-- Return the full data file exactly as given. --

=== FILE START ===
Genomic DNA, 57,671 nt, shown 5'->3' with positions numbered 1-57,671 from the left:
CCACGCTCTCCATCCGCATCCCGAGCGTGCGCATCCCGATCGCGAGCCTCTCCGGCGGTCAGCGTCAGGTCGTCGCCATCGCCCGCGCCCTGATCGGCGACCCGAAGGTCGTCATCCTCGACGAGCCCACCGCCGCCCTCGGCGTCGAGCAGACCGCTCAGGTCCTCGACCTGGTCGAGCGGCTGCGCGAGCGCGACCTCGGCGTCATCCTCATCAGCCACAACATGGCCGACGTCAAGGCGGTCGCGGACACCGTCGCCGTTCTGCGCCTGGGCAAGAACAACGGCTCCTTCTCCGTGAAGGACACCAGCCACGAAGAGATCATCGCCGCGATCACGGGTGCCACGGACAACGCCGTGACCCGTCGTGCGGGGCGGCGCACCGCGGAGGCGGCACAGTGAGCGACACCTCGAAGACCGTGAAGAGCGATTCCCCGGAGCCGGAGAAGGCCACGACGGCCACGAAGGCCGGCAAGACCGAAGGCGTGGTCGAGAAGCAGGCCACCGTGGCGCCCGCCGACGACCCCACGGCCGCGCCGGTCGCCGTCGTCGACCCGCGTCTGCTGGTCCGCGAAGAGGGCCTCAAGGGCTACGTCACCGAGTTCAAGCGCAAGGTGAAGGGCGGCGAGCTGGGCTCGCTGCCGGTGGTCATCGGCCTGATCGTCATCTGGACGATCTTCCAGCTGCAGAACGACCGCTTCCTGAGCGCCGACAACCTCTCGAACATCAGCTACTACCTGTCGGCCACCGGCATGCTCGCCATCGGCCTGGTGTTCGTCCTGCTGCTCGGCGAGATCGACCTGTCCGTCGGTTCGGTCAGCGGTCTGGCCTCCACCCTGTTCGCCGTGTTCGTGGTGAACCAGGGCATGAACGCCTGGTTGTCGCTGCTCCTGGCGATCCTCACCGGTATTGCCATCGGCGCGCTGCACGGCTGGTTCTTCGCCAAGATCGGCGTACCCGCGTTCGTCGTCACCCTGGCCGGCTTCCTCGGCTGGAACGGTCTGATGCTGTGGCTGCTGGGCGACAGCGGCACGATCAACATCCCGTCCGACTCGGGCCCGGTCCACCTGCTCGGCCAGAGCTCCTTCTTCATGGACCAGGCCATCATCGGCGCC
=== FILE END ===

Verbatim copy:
Genomic DNA, 57,671 nt, shown 5'->3' with positions numbered 1-57,671 from the left:
CCACGCTCTCCATCCGCATCCCGAGCGTGCGCATCCCGATCGCGAGCCTCTCCGGCGGTCAGCGTCAGGTCGTCGCCATCGCCCGCGCCCTGATCGGCGACCCGAAGGTCGTCATCCTCGACGAGCCCACCGCCGCCCTCGGCGTCGAGCAGACCGCTCAGGTCCTCGACCTGGTCGAGCGGCTGCGCGAGCGCGACCTCGGCGTCATCCTCATCAGCCACAACATGGCCGACGTCAAGGCGGTCGCGGACACCGTCGCCGTTCTGCGCCTGGGCAAGAACAACGGCTCCTTCTCCGTGAAGGACACCAGCCACGAAGAGATCATCGCCGCGATCACGGGTGCCACGGACAACGCCGTGACCCGTCGTGCGGGGCGGCGCACCGCGGAGGCGGCACAGTGAGCGACACCTCGAAGACCGTGAAGAGCGATTCCCCGGAGCCGGAGAAGGCCACGACGGCCACGAAGGCCGGCAAGACCGAAGGCGTGGTCGAGAAGCAGGCCACCGTGGCGCCCGCCGACGACCCCACGGCCGCGCCGGTCGCCGTCGTCGACCCGCGTCTGCTGGTCCGCGAAGAGGGCCTCAAGGGCTACGTCACCGAGTTCAAGCGCAAGGTGAAGGGCGGCGAGCTGGGCTCGCTGCCGGTGGTCATCGGCCTGATCGTCATCTGGACGATCTTCCAGCTGCAGAACGACCGCTTCCTGAGCGCCGACAACCTCTCGAACATCAGCTACTACCTGTCGGCCACCGGCATGCTCGCCATCGGCCTGGTGTTCGTCCTGCTGCTCGGCGAGATCGACCTGTCCGTCGGTTCGGTCAGCGGTCTGGCCTCCACCCTGTTCGCCGTGTTCGTGGTGAACCAGGGCATGAACGCCTGGTTGTCGCTGCTCCTGGCGATCCTCACCGGTATTGCCATCGGCGCGCTGCACGGCTGGTTCTTCGCCAAGATCGGCGTACCCGCGTTCGTCGTCACCCTGGCCGGCTTCCTCGGCTGGAACGGTCTGATGCTGTGGCTGCTGGGCGACAGCGGCACGATCAACATCCCGTCCGACTCGGGCCCGGTCCACCTGCTCGGCCAGAGCTCCTTCTTCATGGACCAGGCCATCATCGGCGCC